As a bi-racial American of Asian and Black descent, I refuse to allow my fellow Asian Americans be a convenient scapegoat for this kind of division at a time when our collective cooperation is most needed. It is indecent and unjust for Asian Americans and Pacific Islanders (AAPIs), who represent a wide, diverse, diaspora of people, to have to wither under a storm of physical assaults, hostile stares, xenophobia, shunning, and dismissive slurs.
For too long, the narrative of “yellow peril” and fear-based policies against Asian Americans and Pacific Islanders has been used to justify racist policies from the Chinese Exclusion Act to Japanese internment to the Muslim travel ban. Or, when it’s convenient, the AAPI community has been elevated as the “model minority” to incorrectly disparage Black and Latino communities and support racist policies to justify inequity.
Now, Asian American communities are being used once again to create an enemy for the current health and economic crisis that plagues us today, leading to growing cases of anti-Asian hate documented every day. All are a grim reminder of the legacy of White supremacy that’s built into American life, that exists to tell me and my family that we do not belong and we should not work together.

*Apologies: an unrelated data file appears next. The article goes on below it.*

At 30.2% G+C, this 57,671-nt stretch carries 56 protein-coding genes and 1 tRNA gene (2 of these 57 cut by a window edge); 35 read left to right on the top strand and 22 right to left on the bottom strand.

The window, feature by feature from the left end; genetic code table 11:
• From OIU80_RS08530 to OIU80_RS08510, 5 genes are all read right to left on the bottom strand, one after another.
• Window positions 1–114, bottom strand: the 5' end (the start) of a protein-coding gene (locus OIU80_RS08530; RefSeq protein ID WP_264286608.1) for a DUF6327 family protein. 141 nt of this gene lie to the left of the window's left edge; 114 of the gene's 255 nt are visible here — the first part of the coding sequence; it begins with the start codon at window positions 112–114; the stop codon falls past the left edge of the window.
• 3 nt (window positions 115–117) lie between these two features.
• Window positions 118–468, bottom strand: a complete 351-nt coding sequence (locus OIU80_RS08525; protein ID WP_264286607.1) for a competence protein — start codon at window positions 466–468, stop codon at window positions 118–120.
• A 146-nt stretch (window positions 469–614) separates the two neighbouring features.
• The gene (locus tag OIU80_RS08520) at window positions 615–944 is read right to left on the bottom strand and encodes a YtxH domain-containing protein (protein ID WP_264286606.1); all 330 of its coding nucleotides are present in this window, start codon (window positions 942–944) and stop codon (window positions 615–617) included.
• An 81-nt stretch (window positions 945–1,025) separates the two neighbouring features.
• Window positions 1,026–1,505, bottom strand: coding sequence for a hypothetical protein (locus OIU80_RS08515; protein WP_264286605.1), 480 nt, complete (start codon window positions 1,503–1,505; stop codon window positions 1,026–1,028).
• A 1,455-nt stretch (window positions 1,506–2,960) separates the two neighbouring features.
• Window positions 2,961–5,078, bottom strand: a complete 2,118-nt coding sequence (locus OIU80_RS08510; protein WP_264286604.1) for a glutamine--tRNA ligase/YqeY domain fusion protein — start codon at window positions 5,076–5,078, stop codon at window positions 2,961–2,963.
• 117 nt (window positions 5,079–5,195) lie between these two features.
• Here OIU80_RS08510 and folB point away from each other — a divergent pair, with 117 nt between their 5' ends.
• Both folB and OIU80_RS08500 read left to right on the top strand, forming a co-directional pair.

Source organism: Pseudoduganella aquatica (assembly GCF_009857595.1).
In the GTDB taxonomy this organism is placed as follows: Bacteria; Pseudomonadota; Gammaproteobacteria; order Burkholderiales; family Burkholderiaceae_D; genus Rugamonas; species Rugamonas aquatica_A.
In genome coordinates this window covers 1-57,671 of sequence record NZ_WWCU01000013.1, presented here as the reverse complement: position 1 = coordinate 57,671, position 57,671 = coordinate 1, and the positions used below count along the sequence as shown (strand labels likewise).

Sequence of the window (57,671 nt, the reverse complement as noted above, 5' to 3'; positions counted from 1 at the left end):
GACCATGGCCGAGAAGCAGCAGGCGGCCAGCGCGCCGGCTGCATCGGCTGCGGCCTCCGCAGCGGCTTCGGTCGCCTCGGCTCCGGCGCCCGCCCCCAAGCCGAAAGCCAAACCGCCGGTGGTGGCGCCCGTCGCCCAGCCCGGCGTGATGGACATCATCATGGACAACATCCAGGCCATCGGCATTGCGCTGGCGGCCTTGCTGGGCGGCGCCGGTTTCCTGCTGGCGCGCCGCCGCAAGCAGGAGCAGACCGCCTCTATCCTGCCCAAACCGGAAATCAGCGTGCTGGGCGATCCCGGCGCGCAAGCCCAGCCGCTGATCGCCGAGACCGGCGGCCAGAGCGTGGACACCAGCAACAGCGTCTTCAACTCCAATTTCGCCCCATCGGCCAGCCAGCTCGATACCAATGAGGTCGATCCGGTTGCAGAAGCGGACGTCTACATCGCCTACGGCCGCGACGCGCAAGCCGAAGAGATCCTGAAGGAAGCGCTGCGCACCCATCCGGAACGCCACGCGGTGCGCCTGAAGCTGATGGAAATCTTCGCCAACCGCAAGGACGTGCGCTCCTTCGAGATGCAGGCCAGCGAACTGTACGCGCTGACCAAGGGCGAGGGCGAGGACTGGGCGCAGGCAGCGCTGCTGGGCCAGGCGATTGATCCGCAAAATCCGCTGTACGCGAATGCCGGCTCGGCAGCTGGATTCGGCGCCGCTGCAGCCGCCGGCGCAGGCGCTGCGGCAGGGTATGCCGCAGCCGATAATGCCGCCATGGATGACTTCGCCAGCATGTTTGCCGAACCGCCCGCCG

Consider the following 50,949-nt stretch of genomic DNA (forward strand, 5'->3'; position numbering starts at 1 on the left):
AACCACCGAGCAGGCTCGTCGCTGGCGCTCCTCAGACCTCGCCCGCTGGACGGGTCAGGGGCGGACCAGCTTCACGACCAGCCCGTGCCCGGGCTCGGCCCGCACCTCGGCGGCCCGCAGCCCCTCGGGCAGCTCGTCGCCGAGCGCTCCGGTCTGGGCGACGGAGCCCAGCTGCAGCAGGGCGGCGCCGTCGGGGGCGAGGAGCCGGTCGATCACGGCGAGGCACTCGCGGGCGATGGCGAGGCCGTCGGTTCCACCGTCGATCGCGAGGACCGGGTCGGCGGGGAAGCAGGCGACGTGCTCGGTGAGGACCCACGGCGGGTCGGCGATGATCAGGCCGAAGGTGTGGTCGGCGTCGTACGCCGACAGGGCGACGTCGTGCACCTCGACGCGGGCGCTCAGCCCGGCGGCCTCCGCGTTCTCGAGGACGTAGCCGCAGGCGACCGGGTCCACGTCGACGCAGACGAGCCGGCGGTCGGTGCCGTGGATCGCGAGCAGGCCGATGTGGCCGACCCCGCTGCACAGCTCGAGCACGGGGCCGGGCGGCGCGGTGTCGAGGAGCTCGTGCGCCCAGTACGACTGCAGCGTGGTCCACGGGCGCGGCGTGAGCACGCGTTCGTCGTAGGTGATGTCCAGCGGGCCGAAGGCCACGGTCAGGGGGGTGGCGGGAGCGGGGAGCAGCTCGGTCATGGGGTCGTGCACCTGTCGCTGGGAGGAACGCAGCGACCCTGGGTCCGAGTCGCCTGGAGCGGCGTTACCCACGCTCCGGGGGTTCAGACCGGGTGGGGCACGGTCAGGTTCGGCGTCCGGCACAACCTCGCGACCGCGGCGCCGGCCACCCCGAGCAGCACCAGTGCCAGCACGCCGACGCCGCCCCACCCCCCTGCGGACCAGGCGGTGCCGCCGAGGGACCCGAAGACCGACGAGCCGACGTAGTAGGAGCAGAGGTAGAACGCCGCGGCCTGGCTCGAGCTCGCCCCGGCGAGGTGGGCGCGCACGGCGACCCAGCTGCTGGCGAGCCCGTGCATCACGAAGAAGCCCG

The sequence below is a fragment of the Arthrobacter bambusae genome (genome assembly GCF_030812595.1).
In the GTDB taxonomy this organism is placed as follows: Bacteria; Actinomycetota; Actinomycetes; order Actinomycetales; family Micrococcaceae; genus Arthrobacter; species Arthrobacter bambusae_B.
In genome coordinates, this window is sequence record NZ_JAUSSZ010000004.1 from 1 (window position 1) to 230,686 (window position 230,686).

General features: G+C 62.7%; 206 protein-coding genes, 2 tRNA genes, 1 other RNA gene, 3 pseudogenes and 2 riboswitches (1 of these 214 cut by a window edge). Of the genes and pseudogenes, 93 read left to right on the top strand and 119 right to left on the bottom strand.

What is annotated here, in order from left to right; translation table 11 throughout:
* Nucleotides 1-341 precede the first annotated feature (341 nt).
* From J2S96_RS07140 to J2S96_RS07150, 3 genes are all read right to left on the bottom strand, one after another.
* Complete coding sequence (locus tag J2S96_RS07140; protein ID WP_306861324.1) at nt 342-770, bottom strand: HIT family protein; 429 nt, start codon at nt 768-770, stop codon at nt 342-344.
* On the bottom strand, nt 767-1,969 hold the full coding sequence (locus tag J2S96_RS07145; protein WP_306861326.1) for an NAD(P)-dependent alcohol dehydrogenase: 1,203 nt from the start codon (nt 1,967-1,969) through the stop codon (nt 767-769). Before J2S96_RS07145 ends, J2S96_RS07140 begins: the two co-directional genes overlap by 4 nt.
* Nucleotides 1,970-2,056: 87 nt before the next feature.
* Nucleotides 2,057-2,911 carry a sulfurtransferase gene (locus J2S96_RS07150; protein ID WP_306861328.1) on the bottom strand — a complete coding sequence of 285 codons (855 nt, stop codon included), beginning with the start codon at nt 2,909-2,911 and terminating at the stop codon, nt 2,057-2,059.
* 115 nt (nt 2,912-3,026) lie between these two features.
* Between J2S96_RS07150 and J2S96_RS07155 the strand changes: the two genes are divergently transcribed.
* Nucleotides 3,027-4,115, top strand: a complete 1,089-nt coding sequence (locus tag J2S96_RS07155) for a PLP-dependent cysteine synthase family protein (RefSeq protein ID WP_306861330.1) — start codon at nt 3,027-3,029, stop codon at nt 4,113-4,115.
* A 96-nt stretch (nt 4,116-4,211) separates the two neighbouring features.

But, I refuse to accept this. And I refuse to let this current President write that history for me.
Instead, I choose to look towards the Chinatowns, Little Tokyos, and Little Manilas where AAPIs across the country are actively fueling our economy, providing for one another, and contributing to the cultural fabric of our communities. I find inspiration from the Chinese-American community in Seattle that is actively drawing from its connections to help support a health care system that was so ill-prepared for this moment.
I support the quick mobilization by Chinese for Affirmative Action, Asian Pacific Planning and Policy Council (known as A3PCON), and San Francisco State University’s Asian American Studies Department to Stop AAPI Hate. I appreciate the acts of solidarity from leaders like Governor Newsom and Speaker Pelosi that continue to stand up against acts of hate. And most importantly, I draw inspiration from the social movements that came before that show me that when we stand together across communities, we can prevail.
But we must remain vigilant against the insidious nature of fear. This fear that tries to distract us from the incompetence of our federal government and the failure of decades of policies that led to inequities that are only now being further magnified by this pandemic. This fear that tells us to hold on more tightly to what's ours because we only exist in a zero sum game. This fear that tells us to stay silent.